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Old 09-29-2005, 12:47 PM   #1  
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Default airlines may soon be able to land at 8K more airports

9/29/2005 - EDWARDS AIR FORCE BASE, Calif. (AFPN) -- Commercial airlines may soon be able to land at 8,000 more U.S. airports because of research involving Air Force test pilots.

If the research is applied, no longer will aircraft be restricted from landing at smaller airports because of the excessive noise aircraft make upon landing, according to Dennis Eckenrod, an American Airlines MD-80 captain participating in the study.

C-17 Globemaster III test pilots here have joined NASA research pilots and Ames Research Center officials who are researching ways to reduce the noise. By solving this problem, thousands of more airports around the country could open, making it easier for air passengers to travel to destinations once inaccessible in the United States.

"An aircraft that could utilize the shorter runways of smaller regional and community airports could bring commercial air travel to approximately 97 percent of the U.S. population living within one-half hour of an airport," said John Zuk, NASA Extreme Short Takeoff and Landing Vehicle Section manager at Ames in Moffett Field, Calif.

Test pilots, who normally are associated with aircraft developmental and operational testing -- the tail end of research -- are instead participating in the research portion prior to aircraft development.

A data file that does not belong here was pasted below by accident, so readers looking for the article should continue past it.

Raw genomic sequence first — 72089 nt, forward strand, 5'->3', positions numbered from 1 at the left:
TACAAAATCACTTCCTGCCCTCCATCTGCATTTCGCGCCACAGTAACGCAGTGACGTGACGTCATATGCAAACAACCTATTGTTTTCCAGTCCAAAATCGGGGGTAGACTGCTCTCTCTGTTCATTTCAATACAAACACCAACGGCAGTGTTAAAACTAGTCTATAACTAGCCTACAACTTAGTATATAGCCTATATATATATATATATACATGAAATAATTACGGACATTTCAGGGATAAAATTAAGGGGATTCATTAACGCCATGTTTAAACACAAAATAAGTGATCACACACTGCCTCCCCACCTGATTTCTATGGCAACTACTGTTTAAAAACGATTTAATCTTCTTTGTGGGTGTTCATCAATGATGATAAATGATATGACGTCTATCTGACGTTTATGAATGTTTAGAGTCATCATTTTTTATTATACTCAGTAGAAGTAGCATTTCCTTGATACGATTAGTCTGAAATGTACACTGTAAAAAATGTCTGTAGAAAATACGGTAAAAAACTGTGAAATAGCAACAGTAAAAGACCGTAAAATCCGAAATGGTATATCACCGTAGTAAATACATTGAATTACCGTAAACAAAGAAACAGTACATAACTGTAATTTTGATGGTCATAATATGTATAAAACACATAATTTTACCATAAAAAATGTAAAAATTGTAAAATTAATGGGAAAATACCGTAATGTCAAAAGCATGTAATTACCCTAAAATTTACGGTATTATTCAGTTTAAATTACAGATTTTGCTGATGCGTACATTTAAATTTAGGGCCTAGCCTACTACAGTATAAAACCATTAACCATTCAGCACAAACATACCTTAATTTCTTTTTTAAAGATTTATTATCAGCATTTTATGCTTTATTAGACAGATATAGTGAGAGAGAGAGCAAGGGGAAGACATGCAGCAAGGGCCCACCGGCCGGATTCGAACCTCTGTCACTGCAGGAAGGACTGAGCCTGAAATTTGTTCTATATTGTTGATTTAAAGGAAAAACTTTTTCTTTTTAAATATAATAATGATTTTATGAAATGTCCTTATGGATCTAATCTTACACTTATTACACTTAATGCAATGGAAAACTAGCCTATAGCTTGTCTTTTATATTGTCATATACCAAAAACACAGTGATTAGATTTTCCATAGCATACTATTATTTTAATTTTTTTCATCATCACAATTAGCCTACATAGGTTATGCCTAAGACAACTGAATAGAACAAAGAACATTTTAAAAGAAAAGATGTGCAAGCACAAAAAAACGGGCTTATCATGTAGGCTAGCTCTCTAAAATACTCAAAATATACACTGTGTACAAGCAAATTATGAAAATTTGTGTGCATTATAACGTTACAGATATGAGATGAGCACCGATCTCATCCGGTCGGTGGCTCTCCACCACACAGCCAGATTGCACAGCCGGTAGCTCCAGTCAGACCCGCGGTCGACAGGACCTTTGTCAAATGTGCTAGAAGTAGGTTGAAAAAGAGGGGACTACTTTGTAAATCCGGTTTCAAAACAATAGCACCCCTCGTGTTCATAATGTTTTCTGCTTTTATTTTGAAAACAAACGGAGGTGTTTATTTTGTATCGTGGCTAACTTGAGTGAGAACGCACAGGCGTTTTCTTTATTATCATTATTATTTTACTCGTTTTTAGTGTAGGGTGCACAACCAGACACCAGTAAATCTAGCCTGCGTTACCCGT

"It is fun to be able to do some research every once in a while," said Capt. Chris Elenbaum, the C-17 lead flight test engineer with the 418th Flight Test Squadron.

"We spend so much time in (developmental and operational testing) to produce a product for the warfighter, but research is where it all begins. It is nice to be at the beginning of the chain versus the end."

Using specialized equipment, researchers collected flight data of different C-17 landings. They first measured the noise made by aircraft using a straight-in approach, typical of commercial airliner landings.

Another landing tested was the spiral descent, known by military members who have flown into a combat zone. This involved research measuring the noise made by a C-17 as it spiraled down over a landing site, much like a hawk looking for prey.


After researchers collected the data by using 17 microphones covering about 15 square miles positioned on Rogers Dry Lakebed, they determined the spiral landing approach reduced aircraft noise within acceptable bounds of most U.S. airports.

"Preliminary results indicate that the… approaches will concentrate the noise footprint into a narrow area, and that the flight can be conducted safely with the commercial aircraft ride quality," Mr. Zuk said.

The landing approaches were simple and safe, said NASA research pilot Frank Batteas.

"They were flown using the aircraft autopilot and navigation displays," Mr. Batteas said. "With some software changes, the aircraft flight director could provide total flight guidance for these approaches."

Mr. Eckenrod was onboard the C-17 during the test mission. He evaluated the rate of descent from a civilian pilot's perspective and from the comfort level of an airline passenger.

Engineering students and professors from California Polytechnic State University, San Luis Obispo, Calif., and officials from Northrop Grumman are also participating in the study.
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